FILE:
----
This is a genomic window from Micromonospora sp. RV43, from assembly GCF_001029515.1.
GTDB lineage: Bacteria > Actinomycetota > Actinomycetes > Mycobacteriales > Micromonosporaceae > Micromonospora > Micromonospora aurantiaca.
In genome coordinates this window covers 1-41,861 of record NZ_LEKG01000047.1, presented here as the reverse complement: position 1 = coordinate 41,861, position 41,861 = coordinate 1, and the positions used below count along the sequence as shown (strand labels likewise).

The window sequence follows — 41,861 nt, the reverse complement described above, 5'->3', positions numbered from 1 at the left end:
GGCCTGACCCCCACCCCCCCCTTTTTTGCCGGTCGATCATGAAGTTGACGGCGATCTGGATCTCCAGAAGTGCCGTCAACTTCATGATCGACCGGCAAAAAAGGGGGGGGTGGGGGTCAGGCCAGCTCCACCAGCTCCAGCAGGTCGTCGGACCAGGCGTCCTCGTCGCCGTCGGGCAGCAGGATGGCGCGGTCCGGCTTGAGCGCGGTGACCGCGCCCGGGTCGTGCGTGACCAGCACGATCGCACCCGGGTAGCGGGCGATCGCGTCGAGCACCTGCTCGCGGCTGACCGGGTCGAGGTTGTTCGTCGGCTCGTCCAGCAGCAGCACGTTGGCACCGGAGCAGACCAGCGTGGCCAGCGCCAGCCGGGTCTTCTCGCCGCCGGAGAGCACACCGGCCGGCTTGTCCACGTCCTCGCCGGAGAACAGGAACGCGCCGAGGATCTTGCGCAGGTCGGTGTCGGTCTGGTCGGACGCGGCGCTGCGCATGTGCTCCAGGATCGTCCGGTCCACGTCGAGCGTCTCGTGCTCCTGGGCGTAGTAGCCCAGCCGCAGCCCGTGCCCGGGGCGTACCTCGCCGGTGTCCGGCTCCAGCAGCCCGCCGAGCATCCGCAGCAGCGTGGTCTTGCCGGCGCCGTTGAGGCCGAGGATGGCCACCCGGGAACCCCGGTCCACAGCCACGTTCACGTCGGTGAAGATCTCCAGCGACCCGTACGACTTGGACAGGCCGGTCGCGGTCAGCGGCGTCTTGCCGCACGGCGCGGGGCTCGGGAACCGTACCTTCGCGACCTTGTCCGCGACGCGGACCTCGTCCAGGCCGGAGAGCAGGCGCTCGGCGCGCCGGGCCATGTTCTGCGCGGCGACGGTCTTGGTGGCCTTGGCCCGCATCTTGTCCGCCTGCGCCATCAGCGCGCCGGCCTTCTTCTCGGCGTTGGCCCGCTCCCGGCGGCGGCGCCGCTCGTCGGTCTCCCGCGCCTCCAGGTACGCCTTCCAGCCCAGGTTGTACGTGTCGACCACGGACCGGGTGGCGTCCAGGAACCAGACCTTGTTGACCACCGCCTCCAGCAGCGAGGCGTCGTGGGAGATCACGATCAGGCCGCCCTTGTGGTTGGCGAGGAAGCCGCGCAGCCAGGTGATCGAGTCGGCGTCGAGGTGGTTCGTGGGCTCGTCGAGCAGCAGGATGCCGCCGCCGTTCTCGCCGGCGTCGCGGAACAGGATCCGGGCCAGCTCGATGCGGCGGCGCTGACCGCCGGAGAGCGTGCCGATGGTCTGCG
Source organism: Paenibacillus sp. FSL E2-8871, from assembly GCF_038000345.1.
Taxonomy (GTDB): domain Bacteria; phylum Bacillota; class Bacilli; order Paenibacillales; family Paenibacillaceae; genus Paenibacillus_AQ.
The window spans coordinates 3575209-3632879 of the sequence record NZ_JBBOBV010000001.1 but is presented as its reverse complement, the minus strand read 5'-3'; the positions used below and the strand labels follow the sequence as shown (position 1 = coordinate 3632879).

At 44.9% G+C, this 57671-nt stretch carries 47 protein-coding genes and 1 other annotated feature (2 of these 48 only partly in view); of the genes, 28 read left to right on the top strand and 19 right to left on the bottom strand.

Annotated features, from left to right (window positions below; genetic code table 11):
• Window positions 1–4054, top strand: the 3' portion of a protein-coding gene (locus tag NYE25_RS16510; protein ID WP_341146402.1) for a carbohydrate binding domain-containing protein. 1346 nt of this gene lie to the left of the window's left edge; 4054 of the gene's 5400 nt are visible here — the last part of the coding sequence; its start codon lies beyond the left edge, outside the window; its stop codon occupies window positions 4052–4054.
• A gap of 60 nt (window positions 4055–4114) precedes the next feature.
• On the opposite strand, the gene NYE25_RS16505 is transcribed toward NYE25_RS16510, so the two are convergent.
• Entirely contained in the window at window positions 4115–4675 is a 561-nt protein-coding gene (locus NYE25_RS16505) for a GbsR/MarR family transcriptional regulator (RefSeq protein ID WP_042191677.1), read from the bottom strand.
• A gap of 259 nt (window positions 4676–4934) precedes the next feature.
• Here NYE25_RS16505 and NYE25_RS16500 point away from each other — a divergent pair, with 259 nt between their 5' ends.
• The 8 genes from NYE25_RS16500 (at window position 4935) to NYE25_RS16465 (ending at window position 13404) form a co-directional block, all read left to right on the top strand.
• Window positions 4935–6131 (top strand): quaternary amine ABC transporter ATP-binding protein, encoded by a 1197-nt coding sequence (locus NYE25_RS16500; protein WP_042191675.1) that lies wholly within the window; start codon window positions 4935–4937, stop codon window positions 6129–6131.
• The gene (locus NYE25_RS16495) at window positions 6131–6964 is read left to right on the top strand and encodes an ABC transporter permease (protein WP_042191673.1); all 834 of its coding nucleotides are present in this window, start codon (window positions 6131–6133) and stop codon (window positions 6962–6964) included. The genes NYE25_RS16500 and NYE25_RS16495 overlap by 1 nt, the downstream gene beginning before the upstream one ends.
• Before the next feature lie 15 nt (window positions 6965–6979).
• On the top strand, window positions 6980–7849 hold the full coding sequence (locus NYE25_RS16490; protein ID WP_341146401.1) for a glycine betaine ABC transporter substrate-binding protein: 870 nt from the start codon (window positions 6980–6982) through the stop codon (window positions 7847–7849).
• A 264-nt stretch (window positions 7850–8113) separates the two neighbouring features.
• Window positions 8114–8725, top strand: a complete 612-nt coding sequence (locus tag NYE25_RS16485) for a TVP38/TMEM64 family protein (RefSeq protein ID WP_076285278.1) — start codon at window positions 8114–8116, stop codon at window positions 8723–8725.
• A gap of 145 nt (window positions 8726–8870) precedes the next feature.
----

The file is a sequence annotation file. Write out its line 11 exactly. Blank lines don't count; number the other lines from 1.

• Window positions 1–4054, top strand: the 3' portion of a protein-coding gene (locus tag NYE25_RS16510; protein ID WP_341146402.1) for a carbohydrate binding domain-containing protein. 1346 nt of this gene lie to the left of the window's left edge; 4054 of the gene's 5400 nt are visible here — the last part of the coding sequence; its start codon lies beyond the left edge, outside the window; its stop codon occupies window positions 4052–4054.